Rochester Manufacturing Corporation (RMC) is considering moving some of its production from traditional numerically controlled machines to a flexible manufacturing system (FMS). Its computer numerical control machines have been operating in a high-variety, low-volume manner. Machine utilization, as near as it can determine, is hovering around 10%. The machine tool sales people and a consulting firm want to put the machines together in an FMS. They believe that a $3 million expenditure on machinery and the transfer machines will handle about 30% of RMC’s work.There will, of course, be transition and startup costs in addition to this.The firm has not yet entered all its parts into a comprehensive group technology system, but believes that the 30% is a good estimate of products suitable for the FMS. This 30% should fit very nicely into a “family.” A reduction, because of higher utilization,should take place in the number of pieces of machinery. The firm should be able to go from 15 to about 4 machines, and personnel should go from 15 to perhaps as low as 3. Similarly, floorspace reduction will go from 20,000 square feet to about 6,000.
Throughput of orders should also improve with processing of this family of parts in 1 to 2 days rather than 7 to 10. Inventory reduction is estimated to yield a one-time $750,000 savings,and annual labor savings should be in the neighborhood of$300,000.Although the projections all look very positive, an analysis of the project’s return on investment showed it to be between 10%and 15% per year. The company has traditionally had an expectation that projects should yield well over 15% and have payback periods of substantially less than 5 years.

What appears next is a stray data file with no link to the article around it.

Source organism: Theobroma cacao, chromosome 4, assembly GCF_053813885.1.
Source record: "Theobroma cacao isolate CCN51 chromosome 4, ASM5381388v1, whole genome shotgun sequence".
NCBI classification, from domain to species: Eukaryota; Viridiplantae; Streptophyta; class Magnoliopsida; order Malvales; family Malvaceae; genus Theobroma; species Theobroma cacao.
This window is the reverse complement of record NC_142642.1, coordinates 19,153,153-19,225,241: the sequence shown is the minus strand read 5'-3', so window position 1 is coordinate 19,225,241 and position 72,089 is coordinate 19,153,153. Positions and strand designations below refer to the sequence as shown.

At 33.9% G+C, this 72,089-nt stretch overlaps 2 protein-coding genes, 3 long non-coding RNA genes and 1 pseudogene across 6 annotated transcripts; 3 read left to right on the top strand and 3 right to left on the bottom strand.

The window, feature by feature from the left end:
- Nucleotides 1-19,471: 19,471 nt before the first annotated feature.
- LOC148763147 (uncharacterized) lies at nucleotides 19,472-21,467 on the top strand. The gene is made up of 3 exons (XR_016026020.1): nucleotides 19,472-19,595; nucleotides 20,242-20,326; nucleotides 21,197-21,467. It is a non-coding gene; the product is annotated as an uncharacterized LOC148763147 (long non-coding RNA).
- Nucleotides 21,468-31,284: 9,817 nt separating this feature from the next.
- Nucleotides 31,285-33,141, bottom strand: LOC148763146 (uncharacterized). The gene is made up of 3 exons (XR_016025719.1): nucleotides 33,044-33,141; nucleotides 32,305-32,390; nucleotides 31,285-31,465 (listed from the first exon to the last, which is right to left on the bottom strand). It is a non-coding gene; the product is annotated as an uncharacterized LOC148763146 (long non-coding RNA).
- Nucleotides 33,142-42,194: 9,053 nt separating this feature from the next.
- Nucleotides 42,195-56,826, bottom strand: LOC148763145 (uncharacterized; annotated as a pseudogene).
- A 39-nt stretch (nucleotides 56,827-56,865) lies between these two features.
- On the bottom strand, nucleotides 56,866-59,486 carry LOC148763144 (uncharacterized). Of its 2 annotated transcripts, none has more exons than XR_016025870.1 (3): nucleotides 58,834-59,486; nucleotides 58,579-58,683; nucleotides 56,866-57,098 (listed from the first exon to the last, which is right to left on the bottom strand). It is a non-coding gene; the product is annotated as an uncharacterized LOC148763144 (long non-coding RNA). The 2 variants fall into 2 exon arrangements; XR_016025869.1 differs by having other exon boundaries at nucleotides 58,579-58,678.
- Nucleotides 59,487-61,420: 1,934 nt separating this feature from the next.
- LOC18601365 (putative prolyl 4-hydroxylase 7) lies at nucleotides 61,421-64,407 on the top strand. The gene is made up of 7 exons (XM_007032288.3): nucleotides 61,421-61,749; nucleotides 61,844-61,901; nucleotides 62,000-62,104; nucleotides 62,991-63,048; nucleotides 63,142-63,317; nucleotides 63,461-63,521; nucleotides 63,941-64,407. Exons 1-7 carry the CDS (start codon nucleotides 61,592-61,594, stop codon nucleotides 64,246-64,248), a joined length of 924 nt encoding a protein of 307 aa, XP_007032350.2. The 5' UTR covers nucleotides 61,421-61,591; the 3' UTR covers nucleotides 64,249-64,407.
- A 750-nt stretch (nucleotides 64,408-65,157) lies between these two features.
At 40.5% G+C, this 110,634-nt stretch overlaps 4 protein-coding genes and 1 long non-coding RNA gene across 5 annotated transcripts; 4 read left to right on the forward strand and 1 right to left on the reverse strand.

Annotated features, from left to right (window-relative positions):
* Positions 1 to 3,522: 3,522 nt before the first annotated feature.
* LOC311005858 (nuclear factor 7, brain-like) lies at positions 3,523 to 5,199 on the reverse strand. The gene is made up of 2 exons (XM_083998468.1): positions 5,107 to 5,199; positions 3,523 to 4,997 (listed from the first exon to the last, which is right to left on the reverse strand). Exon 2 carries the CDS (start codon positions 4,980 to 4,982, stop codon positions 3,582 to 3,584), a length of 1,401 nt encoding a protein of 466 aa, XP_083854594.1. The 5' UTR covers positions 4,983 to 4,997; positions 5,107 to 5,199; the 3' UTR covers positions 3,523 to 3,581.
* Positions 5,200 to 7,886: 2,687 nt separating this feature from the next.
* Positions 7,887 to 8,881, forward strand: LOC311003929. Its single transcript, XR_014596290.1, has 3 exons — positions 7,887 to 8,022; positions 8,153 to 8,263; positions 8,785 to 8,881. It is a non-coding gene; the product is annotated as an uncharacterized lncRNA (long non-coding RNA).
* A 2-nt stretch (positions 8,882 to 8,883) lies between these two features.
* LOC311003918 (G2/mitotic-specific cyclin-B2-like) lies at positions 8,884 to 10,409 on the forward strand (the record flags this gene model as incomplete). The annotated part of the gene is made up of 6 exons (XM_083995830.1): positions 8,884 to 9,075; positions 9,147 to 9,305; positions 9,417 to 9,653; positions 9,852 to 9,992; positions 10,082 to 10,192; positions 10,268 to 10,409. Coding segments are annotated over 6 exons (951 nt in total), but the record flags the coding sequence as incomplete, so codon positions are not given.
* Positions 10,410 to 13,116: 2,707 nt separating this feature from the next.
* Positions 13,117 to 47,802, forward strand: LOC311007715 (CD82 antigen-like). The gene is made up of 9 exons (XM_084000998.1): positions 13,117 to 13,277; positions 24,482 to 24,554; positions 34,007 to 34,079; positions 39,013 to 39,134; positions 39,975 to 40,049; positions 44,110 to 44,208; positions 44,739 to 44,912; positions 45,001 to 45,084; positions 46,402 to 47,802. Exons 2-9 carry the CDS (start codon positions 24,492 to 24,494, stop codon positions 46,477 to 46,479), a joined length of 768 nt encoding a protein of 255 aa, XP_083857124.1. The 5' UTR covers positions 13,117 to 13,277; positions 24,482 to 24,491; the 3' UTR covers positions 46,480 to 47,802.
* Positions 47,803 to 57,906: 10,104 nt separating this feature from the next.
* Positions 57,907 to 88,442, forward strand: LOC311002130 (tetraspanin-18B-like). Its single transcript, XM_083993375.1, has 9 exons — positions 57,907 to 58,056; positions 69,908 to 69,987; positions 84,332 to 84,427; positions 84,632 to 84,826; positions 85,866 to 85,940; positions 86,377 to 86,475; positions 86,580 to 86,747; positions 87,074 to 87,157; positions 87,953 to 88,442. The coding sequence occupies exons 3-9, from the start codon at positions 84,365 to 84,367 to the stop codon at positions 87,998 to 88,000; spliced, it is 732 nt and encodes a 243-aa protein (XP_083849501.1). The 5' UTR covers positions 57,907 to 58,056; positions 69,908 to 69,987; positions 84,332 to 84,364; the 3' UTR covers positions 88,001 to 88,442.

1. As a production manager for RMC, what do you recommend? Why? Provide at least 3 reason for an optimistic or pessimistic position.
2. Critique these 2 comments.
-I strongly recommend that RMC should go through with the operation. If it is very likely to save more than 3 times the amount of money in the future(10% of tasks completed to 30%) after this change, there should not be much reason not to give it a shot. The only large issue is morality when it comes to dealing with the current human workforce. This issue can be fixed by simply assisting and ensuring every former worker gets another job before being laid off. Doing this will also create goodwill for the company, encouraging consumers to become loyal to a company they will percieve as ethical. Lastly, the lower costs the machines will end up bringing will encourage RMC to explore new business routes for more monetary gains, creating even more jobs for more individuals. This is an optimistic outlook on the situation, but an attainable one as well.
-As a production manager for RMC, I would recommend the FMS because although the project would have a negative NPV (net present value) when using a 15% discount rate, the 15% rate of return presents the rate of return given a beta is considerably high. However, an investment like this has a relatively low beta and should not be discounted using the same rate of return used on projects with a high beta. This is because the more risk that is borne, the higher the expected return. By using a 15% discount rate, the company would unknowingly reject projects that are profitable and accept projects that are not profitable. Another reason why I would recommend the FMS is that the question only talks about the cost savings related to the FMS while there are also going to be some additional cash flows as a result of this system. This system would attract more customers becuase of the reduction in the processing time. This would lead to an increase in revenue. Also just because the FMS reduces the amount of employees needed which could potentially cause damage on its reputation, it doesn’t mean that the company would have to lay off those workers. Considering the fact that the FMS reduces the floor space, the company could take on new projects and make those employees work on the new project.